Errol Morris Says ‘Fatal Vision’ Killer Was Railroaded: Books
This time it’s the 1970 triple murder of Captain Jeffrey MacDonald’s wife, Colette, and their daughters, Kimberley, 5, and Kristen, 2. MacDonald, a U.S. Army doctor and Green Beret, was convicted of the crime in 1979. Now 68, he is serving a life sentence in federal prison in Maryland, where he continues to protest his innocence and fight to overturn his conviction.
In “A Wilderness of Error” -- a book because he couldn’t sell it as a movie -- Morris revisits the case and critiques the accepted version of events as portrayed in court and in Joe McGinniss’s 1983 book “Fatal Vision.” He finds a catalog of leads unpursued, evidence obscured, logic inverted and confidences betrayed.
“We know that Jeffrey MacDonald was railroaded,” Morris concludes. Which isn’t the same as saying he’s not guilty.
There’s plenty of reason to hang the crime on MacDonald. Colette, Kimberley and Kristen were stabbed dozens of times, and two of them were clubbed with bone-shattering force. Jeffrey escaped with cuts and bruises and a single serious stab wound that punctured his lung -- the kind of incision a surgeon would be able to inflict on himself.
While MacDonald blamed a quartet of drug-crazed hippies, investigators concluded that he concocted a Charles Manson-style massacre (the Tate-LaBianca murders had occurred only a few months before) to cover up a quarrel with Colette that had triggered a spasm of homicidal rage.
But what Morris learns disturbs him. Investigators decided the crime scene in the MacDonalds’ Fort Bragg, North Carolina, living room was staged, based on the placement of a flowerpot and a coffee table. Those leads both turned out to be false, but by then it was too late: MacDonald was the prime suspect.
“What happens when the narrative of a real-life crime overwhelms the evidence?” Morris asks. “When evidence is rejected, suppressed, misinterpreted -- or is left uncollected at the crime scene -- simply because it does not support the chosen narrative?”
The crime scene was compromised: an ambulance driver stole MacDonald’s wallet; fingerprints were lost; objects (including the flowerpot) were moved. A woman who matched MacDonald’s vague description of one of his alleged attackers was spotted by police on the way to the crime scene -- before MacDonald described her. No one went back to look for her that night.
Because of the shoddy investigation, an Army officer deemed the accusations against MacDonald “not true” and let him go.
That might have been the end of it had MacDonald kept his mouth shut. Instead, he appeared on “The Dick Cavett Show” to ridicule the Army for going after him. Some, including Colette’s grieving stepfather, Fred Kassab, found the spectacle unsettling. MacDonald was reinvestigated, indicted, tried and, nine years after the murders, convicted.
Morris lambastes prosecutors for overlooking evidence and finessing lab results. He questions why the judge let the government read a copy of Esquire magazine to the jury. A drug- addled woman who allegedly told people she was present during the killings was, Morris suggests, frightened by prosecutors into changing her story.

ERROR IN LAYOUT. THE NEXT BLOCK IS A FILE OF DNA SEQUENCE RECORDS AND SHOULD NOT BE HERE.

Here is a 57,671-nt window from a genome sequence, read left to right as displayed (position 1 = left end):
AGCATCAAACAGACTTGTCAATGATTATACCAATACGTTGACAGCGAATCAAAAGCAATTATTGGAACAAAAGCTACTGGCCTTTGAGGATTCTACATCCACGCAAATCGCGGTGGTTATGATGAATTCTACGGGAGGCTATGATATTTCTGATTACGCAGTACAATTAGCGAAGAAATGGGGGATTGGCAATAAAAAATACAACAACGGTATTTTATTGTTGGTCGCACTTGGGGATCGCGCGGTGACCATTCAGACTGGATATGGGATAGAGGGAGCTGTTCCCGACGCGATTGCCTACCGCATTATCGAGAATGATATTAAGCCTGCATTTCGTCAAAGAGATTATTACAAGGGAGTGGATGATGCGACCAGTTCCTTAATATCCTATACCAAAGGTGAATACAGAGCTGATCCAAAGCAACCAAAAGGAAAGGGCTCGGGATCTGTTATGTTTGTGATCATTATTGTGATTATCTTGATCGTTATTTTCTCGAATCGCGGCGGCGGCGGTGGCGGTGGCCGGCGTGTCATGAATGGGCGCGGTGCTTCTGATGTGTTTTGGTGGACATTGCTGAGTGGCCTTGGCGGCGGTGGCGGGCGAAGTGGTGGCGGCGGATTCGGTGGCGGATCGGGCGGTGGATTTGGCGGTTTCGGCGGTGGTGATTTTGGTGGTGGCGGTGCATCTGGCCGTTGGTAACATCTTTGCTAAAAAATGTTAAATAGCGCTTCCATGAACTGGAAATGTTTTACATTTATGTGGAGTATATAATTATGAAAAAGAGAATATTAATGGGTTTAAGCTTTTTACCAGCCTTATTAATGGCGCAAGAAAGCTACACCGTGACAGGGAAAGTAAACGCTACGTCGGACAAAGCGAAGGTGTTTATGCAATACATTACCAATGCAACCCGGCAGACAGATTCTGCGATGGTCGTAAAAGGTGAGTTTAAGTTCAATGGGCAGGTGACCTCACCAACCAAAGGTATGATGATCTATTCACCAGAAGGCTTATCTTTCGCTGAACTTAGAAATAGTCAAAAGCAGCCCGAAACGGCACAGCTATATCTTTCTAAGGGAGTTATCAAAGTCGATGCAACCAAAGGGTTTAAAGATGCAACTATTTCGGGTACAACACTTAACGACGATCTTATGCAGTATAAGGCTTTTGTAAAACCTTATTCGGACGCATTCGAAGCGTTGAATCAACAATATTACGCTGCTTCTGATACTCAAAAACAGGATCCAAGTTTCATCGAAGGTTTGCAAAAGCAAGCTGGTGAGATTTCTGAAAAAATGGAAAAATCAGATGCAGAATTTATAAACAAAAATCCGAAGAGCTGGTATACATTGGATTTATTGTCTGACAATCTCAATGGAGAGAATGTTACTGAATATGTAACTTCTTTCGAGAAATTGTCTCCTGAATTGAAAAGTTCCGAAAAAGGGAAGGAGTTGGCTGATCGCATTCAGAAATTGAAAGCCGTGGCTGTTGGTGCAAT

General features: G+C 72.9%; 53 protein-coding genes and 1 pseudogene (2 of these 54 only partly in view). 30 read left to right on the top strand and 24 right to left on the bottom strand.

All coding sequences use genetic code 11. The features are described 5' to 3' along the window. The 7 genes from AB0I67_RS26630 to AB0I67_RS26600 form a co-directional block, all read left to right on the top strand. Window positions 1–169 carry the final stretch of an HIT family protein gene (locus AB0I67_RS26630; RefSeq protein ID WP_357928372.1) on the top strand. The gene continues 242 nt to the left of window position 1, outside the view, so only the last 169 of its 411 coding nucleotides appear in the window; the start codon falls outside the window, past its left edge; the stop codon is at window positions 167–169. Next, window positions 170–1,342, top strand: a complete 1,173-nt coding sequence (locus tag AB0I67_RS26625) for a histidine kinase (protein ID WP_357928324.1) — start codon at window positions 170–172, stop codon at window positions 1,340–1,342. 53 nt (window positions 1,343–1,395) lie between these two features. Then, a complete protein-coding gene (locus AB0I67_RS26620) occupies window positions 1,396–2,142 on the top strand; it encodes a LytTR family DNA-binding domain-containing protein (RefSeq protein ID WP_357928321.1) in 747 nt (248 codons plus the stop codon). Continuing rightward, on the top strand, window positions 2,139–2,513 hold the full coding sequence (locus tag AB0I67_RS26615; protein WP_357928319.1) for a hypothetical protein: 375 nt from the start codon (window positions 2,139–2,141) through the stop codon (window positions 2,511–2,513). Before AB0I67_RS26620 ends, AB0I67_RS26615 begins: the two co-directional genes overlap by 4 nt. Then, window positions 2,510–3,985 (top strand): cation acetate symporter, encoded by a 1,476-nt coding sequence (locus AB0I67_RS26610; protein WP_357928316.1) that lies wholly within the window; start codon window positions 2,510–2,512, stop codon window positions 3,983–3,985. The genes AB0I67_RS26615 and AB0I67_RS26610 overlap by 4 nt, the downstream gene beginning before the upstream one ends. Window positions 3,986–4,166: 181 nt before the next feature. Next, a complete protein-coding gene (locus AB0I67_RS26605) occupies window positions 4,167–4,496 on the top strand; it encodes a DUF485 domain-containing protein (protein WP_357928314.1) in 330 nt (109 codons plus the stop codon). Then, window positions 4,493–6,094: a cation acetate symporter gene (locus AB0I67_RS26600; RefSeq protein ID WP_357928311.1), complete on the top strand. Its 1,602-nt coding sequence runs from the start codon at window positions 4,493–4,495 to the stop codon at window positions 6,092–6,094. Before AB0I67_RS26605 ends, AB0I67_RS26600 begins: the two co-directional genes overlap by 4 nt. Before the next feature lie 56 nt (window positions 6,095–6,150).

The prosecution commissioned a psychiatric assessment of MacDonald that reads like testimony from a Soviet show trial. Morris despairs.
“A trial is not a science fair, but rather a magic show,” he says. “A show based on appearances and logical fallacies and sleight of hand. It isn’t about proof. It is about convincing the jury.”
He supplies diagrams, thumbnail biographies and timelines of the decades of investigation and obfuscation. While Morris may not sow reasonable doubt about MacDonald’s guilt, he shows how zeal can trump truth when authorities focus on, as one Army lawyer puts it, “the most convenient person to charge.”
Nor does Morris hide his contempt for McGinniss, who began as a MacDonald partisan but switched sides before “Fatal Vision” came out. Morris calls him “a craven and sloppy journalist who confabulated, lied and betrayed while ostensibly telling a story about a man who confabulated, lied and betrayed.”
Morris isn’t the first person to go after McGinniss. Janet Malcolm’s “The Journalist and the Murderer” examined how he gained MacDonald’s trust and suggests he hoodwinked his subject. MacDonald himself sued McGinniss over his portrayal in “Fatal Vision.” That case settled after the jury deadlocked on the first of dozens of claims.
“Fatal Vision” harps on MacDonald’s every flaw: He’s vain, he cheated on his wife, he reads (gasp) Mickey Spillane. But the tale isn’t completely one-sided. McGinniss notes the investigators’ missteps and gives space to MacDonald’s rambling, self-justifying monologues. And it must be noted that before “Fatal Vision” appeared, a jury had already decided MacDonald’s guilt.
The last thing any look at this case should be is an examination of character, and Morris’s personal jabs at his subjects diminish an otherwise estimable book. Just as we shouldn’t decide MacDonald is a killer simply because he’s a manifest jerk, so too should we not discount “Fatal Vision” because McGinniss may have blindsided its protagonist.
Morris is at his best when he looks at the physical proof, and technologies that were unavailable in 1979 can now make more specific determinations of who bled where and whose hair was whose. MacDonald is seeking a reexamination of the evidence, and there’s a hearing set for Sept. 17 in Wilmington, North Carolina.
(Andrew Dunn is an editor at Bloomberg news. The opinions expressed are his own.)
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